Movie Review – Fiddler on the Roof

Fiddler on the Roof (1971)
Written by Joseph Stein
Directed by Norman Jewison

By this time in his career, Norman Jewison had become dismayed over the political climate in the United States. It was clear that the government was meeting the multiple cultural uprisings and movements with hostility and brutality. He decided to move his family to England, which is where his subsequent few productions were based. Having gained considerable clout for his work on In the Heat of the Night and The Thomas Crown Affair, Jewison was offered to direct a film adaptation of the Broadway musical Fiddler on the Roof. The themes of Fiddler seem right in Jewison’s wheelhouse, but it was his first musical, so that aspect of the film remained to be seen until its release. The result is one of Jewison’s best pictures.

Tevye (Topol) is a Jewish milkman living in a Ukrainian village in the early 20th century. He lives in poverty with a nagging wife, Golde (Norma Crane) & five daughters. The film opens just as the eldest daughter Tzeitel is being prepared by the local matchmaker to be the bridge for Lazar Wolf, the local butcher. Tzeitel doesn’t want to marry that old man and instead has promised herself in secret to Motel, her childhood friend and the town’s tailor. This first union challenges the conventions of Tevye and his people, but he finds a way to reconcile it in his heart. That opens the door to a series of increasingly non-traditional marriages for his daughters, and with each one, Tevye is tested. Meanwhile, the Czar is sending out edicts pushing law enforcement to purge villages of their Jewish populations, and it becomes clear that Tevye’s town is next on the list.

From a structural viewpoint, Fiddler on the Roof is unremarkably simple. The story of Tevye’s daughters feels extremely telegraphed, and anyone with even a tiny amount of experience with narrative can see where it is going early on. Sadly, we don’t get much character development for these young women, with Tzeitel having the most time devoted to her story. After that, the film is forced to move along faster, so we just accept the other relationships as genuine without ever really seeing them happen. There’s also the threat looming over everybody’s heads by the edict that means a purge is coming one day. All of this ties together thematically, and it centers around Tevye’s character arc.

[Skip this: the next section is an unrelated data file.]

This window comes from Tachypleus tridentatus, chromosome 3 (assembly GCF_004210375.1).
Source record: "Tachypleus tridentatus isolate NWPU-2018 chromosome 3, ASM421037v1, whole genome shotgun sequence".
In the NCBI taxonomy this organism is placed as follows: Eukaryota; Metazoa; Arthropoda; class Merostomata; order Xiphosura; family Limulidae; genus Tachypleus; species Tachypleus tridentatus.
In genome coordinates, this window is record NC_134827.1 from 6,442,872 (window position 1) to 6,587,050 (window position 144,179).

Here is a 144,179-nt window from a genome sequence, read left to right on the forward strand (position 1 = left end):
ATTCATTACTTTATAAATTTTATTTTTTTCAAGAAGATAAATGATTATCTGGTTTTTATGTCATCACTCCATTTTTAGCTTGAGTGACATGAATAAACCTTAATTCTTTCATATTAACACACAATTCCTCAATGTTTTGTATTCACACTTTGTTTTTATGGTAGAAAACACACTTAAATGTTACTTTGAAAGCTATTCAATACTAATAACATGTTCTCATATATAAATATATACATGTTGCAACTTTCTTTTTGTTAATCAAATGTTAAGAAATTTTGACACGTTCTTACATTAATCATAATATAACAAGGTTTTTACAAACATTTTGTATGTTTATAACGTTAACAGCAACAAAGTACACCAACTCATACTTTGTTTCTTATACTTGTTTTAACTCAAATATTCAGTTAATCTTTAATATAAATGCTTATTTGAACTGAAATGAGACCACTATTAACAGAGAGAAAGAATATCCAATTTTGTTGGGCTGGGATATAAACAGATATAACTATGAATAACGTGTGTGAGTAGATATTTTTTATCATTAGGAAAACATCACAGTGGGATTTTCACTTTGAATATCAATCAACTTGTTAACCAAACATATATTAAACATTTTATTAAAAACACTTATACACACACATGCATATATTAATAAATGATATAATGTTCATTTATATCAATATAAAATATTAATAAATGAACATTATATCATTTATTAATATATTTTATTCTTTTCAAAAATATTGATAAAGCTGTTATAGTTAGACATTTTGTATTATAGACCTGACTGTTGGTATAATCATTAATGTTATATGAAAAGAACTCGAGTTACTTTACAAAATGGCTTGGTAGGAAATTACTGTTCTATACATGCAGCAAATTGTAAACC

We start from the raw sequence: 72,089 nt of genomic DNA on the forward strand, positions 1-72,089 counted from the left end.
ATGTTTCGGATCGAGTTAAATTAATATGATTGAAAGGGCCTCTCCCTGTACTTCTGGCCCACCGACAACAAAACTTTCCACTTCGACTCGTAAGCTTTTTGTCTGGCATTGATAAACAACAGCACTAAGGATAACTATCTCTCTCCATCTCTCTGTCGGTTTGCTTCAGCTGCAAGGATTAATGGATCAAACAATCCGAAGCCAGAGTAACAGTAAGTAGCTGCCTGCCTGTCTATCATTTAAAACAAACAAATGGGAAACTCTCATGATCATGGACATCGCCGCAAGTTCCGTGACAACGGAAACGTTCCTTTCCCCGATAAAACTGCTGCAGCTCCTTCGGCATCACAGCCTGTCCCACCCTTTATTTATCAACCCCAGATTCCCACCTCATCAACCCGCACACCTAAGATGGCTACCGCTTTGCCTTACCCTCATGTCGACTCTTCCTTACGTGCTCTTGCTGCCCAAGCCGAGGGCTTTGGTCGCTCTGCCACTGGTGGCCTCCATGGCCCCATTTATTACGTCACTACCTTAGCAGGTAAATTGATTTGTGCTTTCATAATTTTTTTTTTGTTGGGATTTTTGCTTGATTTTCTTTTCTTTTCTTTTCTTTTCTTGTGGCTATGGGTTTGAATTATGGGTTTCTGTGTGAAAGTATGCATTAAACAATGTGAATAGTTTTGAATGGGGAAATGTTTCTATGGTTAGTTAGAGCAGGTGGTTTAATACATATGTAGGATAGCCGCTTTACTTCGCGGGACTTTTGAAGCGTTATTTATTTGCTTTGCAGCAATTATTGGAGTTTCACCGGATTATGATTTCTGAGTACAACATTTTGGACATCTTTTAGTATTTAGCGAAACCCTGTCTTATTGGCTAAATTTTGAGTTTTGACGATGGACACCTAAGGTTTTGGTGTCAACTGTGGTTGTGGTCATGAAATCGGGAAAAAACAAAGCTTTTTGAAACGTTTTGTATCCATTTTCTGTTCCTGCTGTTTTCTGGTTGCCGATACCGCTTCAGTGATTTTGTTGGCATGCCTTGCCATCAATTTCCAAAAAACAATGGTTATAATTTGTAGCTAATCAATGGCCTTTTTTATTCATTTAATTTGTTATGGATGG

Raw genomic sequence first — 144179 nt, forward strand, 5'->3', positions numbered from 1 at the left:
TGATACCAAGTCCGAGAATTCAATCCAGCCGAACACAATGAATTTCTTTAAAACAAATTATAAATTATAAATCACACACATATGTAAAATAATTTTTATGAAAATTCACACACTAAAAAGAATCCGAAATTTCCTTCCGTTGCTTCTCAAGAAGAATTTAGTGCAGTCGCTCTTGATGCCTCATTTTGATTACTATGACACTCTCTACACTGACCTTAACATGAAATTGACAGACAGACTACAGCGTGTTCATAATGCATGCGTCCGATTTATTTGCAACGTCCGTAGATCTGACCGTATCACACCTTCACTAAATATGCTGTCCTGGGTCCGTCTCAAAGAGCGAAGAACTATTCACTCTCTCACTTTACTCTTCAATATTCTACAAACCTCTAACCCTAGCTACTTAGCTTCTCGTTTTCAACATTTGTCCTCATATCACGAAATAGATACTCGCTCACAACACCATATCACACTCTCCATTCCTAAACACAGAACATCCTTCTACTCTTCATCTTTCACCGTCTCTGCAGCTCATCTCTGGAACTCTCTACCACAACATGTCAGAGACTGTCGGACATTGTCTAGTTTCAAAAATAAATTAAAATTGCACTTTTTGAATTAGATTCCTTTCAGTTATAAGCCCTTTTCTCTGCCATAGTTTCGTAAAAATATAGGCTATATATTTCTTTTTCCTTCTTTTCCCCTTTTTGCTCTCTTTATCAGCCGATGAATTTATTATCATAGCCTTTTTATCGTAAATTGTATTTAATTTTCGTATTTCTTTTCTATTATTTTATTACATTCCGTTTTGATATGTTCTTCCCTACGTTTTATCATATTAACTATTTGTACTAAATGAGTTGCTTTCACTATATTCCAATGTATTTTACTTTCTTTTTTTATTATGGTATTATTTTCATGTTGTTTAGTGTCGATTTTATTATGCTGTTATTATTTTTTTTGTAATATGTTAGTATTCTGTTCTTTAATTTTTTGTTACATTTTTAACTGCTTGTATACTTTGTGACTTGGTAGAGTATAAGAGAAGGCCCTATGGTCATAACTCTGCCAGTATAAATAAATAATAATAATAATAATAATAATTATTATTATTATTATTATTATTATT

Tevye is introduced as a man barely making ends meet but still having a playful, silly personality. He laments about his status to God but in a casual conversational manner. I’m not a scholar on Judaism, but one thing I have noticed in more accurate representations of their spiritual life is that talking with God is part of the journey. Growing up in a Christian fundamentalist home, there’s this pallor of fear & subservience about God. I much prefer Judaism’s more organic approach where God is someone you can be happy to speak with one day and then wholly infuriated with the next. It distances the religion from being authoritarian, which is what American Christianity certainly has become.

The crux of the movie is summed up in Tevye’s monologue about the fiddler on the roof. He uses this as a metaphor to describe himself and his fellow villagers. They balance precariously between the needs of themselves & others and the cultural traditions that bind them together. This means that when the matchmaking process of marriage is challenged, Tevye has to go through some problematic thinking. While centered on a Jewish community, Fiddler’s story doesn’t necessarily have to be tied to Judaism. This is an experience that happens in all communities when the norms are challenged. In an updated version of this story, one of the daughters would come out as a bisexual or a lesbian, and it would have the same impact on people steeped in tradition. The story isn’t so cavalier as to say throw out all these traditions because it’s evident traditions have been an element that has bonded these people through centuries of persecution.

What Jewison adds to this mix is a joyous visual palette. The one thing I come away from when I watch this film is feeling very happy. He manages to not soften the blows of the injustice being visited on these people yet still show us how they find tiny sparks of hope as they trudge on into the unknown. It definitely left me curious about the original short stories by Sholem Aleichem that served as the basis for the musical. I’m sure there’s more character development and nuance in those. Fiddler also came at the end of Hollywood’s glory days of musicals. It was 1971, and the entire landscape of American film was changing, but Jewison did have another musical in store before he was done with the genre.


One thought on “Movie Review – Fiddler on the Roof”

  1. Pingback: April 2021 Digest

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